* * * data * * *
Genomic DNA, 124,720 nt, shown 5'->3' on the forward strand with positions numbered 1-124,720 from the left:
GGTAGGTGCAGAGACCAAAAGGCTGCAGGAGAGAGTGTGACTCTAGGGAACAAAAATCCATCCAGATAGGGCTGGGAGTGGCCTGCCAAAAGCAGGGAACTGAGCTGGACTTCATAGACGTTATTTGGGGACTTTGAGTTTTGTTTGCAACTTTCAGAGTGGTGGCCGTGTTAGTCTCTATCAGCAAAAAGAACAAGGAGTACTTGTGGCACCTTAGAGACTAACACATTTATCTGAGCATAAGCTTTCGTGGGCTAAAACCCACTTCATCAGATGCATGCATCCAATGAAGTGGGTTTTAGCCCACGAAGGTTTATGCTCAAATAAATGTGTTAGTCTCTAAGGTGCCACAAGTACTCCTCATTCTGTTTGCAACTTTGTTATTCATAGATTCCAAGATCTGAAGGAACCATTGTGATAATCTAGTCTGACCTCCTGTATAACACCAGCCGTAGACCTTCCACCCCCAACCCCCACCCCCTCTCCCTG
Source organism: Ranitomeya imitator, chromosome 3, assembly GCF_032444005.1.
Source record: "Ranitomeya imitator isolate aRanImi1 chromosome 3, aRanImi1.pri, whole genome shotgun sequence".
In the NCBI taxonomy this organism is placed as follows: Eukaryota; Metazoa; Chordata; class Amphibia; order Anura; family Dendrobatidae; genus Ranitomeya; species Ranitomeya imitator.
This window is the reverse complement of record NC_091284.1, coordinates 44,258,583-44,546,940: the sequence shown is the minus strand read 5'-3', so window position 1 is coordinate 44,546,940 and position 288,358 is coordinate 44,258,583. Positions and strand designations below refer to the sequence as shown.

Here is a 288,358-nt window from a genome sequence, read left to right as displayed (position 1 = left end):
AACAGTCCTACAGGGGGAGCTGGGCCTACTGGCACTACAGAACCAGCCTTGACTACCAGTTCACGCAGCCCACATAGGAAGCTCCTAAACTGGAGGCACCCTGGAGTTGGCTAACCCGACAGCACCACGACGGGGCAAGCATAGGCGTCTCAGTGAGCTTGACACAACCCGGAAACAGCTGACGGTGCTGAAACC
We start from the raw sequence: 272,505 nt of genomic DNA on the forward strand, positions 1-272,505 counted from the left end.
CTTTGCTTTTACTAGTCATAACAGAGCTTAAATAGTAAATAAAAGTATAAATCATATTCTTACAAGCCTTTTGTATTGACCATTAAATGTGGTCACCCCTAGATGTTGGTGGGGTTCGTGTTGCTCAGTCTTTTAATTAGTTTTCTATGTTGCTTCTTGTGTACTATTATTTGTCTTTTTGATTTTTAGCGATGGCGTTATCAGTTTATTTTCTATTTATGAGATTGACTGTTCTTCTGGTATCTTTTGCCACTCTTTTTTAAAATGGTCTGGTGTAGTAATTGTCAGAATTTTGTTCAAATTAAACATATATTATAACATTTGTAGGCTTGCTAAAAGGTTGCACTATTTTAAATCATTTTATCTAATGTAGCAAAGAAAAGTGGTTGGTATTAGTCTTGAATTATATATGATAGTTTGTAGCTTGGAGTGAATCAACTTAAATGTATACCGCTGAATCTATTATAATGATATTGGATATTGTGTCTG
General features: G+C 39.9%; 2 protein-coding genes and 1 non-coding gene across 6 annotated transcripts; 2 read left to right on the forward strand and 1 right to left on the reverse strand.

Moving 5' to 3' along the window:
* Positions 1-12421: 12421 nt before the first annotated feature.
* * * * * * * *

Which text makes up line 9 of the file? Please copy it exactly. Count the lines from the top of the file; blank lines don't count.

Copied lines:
We start from the raw sequence: 272,505 nt of genomic DNA on the forward strand, positions 1-272,505 counted from the left end.